Pennsylvania high schools with the most state lacrosse titles include Lower Merion (7), Ridley (6), Haverford School (5), and Penn Charter (5). In 2008, LaSalle College High won the state title and was ranked fourth in the nation, the highest national ranking of a Pennsylvania prep school up to then. Haverford School regularly appears in the top 15 nationally, and plays recognized programs such as The Gilman and Lawrenceville Schools. Three schools have repeated as champion for three straight years, Harriton High School from 1970 to 1972, Penn Charter from 1974 to 1976 and Ridley from 2001 to 2003. In the 2009 state finals, LaSalle won its second consecutive title in defeating Conestoga High School in its first appearance in the state finals, 7 to 3. LaSalle ended the year ranked 4th in a national poll for the second straight season, while Conestoga finished the year ranked 12th.[17][21]

In 2011, for the first time by a Pennsylvania prep school, the Haverford School Fords were named National High School lacrosse champions. The Fords topped the national polls in both the Laxpower.com and Inside Lacrosse rankings, while repeat Pennsylvania Public champions Conestoga finished third and fourth nationally, respectively.[22][23]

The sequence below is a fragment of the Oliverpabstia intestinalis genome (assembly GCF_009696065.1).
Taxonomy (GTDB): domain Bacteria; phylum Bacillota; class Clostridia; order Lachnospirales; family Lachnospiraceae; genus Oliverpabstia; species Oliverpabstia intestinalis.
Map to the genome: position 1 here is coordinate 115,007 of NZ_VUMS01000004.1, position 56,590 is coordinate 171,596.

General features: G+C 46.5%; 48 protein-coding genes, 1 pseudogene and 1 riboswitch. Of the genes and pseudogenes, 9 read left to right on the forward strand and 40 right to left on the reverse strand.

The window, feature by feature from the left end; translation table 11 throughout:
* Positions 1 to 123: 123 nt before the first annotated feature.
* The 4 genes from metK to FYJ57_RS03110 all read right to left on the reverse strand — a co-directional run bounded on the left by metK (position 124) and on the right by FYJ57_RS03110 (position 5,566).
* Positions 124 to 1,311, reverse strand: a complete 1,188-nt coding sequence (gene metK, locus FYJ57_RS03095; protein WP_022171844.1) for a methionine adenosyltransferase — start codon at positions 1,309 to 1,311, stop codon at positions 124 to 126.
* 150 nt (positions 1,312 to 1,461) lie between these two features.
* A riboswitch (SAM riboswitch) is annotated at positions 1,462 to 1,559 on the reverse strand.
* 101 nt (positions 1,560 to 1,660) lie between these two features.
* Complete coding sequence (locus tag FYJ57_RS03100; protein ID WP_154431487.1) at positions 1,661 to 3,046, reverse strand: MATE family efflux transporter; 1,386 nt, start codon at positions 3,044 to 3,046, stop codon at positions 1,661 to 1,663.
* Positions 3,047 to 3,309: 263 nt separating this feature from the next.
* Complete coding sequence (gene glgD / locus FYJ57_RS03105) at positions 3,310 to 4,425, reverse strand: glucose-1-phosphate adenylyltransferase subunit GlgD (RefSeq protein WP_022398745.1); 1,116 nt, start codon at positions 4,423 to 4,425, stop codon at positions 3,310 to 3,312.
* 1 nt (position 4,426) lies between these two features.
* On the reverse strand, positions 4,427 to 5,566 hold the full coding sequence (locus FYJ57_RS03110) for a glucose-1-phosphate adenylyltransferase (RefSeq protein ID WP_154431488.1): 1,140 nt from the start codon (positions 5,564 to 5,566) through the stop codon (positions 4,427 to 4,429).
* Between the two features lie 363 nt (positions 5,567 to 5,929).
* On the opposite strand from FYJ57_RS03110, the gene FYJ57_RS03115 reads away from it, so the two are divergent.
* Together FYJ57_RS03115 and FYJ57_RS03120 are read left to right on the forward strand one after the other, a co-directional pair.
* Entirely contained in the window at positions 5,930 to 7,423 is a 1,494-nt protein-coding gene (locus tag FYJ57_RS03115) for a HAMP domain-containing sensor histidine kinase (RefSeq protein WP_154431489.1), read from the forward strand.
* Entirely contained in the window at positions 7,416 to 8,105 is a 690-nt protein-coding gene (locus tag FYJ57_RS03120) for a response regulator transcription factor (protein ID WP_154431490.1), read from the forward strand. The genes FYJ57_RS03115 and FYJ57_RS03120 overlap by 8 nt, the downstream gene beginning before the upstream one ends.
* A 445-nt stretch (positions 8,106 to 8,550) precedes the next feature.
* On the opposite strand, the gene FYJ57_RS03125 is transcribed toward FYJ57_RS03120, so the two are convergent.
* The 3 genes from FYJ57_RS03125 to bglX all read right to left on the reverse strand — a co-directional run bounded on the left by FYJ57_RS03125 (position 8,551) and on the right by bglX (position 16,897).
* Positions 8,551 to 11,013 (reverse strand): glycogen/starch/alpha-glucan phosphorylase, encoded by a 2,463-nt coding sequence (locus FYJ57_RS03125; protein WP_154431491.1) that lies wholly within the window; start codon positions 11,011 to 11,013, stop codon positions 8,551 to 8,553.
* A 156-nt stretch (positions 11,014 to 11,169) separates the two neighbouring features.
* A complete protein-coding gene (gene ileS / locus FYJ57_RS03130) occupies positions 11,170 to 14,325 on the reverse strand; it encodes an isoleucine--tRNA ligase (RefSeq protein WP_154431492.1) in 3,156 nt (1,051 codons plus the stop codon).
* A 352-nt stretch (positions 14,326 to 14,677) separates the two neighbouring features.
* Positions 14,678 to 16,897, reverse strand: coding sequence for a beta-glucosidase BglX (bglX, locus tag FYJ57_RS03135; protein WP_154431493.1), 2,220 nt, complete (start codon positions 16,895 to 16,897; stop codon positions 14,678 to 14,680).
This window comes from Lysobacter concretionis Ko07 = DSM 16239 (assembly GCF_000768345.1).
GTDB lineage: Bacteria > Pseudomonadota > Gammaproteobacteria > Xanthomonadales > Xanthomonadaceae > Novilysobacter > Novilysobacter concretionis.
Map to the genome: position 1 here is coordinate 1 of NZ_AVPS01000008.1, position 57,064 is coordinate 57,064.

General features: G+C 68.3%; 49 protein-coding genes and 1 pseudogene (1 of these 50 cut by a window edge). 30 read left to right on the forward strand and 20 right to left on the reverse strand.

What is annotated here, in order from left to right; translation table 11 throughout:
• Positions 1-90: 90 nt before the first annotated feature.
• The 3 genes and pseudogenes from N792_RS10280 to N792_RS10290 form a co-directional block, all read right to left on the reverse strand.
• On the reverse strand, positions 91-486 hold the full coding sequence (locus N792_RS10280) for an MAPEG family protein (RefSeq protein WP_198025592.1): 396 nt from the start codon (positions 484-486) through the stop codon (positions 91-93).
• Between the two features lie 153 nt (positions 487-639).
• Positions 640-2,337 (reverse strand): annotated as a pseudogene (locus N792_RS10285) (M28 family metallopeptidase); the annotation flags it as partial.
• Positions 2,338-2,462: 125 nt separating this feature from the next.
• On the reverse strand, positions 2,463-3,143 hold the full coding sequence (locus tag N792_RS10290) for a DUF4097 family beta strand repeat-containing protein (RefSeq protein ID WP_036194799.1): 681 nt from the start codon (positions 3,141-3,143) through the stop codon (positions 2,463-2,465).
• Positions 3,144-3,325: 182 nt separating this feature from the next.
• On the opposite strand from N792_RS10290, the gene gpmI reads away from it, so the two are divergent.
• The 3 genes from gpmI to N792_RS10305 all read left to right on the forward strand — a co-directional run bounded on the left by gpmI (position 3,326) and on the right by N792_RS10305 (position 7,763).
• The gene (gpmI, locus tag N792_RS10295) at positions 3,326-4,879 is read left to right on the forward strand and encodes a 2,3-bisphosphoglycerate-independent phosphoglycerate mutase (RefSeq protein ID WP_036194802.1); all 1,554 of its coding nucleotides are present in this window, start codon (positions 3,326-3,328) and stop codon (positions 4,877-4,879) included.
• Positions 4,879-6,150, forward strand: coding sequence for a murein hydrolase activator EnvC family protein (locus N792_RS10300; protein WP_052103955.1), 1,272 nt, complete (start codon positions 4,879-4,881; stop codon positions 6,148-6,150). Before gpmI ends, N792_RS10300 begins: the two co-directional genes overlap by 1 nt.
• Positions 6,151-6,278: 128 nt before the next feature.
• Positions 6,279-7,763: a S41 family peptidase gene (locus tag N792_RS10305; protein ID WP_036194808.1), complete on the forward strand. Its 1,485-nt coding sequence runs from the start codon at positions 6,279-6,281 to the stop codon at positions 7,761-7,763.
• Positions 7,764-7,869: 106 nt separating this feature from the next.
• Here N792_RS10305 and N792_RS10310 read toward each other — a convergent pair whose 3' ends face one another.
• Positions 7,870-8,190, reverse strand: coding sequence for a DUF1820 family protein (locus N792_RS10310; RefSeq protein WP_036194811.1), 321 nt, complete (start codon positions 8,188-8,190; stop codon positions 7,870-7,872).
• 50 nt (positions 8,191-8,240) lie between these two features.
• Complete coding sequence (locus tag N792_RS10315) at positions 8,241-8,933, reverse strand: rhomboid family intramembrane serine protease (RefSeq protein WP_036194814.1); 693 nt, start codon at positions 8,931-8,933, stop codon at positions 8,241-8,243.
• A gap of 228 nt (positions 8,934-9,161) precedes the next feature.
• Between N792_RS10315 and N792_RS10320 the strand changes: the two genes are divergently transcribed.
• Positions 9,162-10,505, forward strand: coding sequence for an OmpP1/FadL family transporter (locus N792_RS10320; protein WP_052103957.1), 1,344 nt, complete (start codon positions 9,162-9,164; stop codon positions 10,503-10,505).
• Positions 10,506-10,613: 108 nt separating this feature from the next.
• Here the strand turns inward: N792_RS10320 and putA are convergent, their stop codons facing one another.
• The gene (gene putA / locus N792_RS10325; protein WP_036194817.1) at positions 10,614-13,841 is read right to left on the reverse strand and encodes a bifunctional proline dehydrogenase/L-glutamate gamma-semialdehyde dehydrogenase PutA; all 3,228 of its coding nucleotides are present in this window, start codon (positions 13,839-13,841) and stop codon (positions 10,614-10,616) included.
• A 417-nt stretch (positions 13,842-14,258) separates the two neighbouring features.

High School National Titles - 1
  • The Haverford School - 2011 National Champions

Professional[edit]

In 1974, the original Philadelphia Wings became the first professional lacrosse team to operate out of Pennsylvania. The team included popular Philadelphia Flyer player Doug Favell, and the well-known Gene Hart announcing games for the team, as well as Canadian star John Grant Sr. father of John Grant, Jr.. The Wings typically drew crowds of over 10,000 at the Spectrum and reached the league finals in 1974. The team folded along with the league in 1975. In 1985, a box lacrosse USA/Canada Superseries, an eight-game series, was played at the Spectrum in Philadelphia. This series revitalized interest in box lacrosse and was a precursor to the Major Indoor Lacrosse League and National Lacrosse League.[24]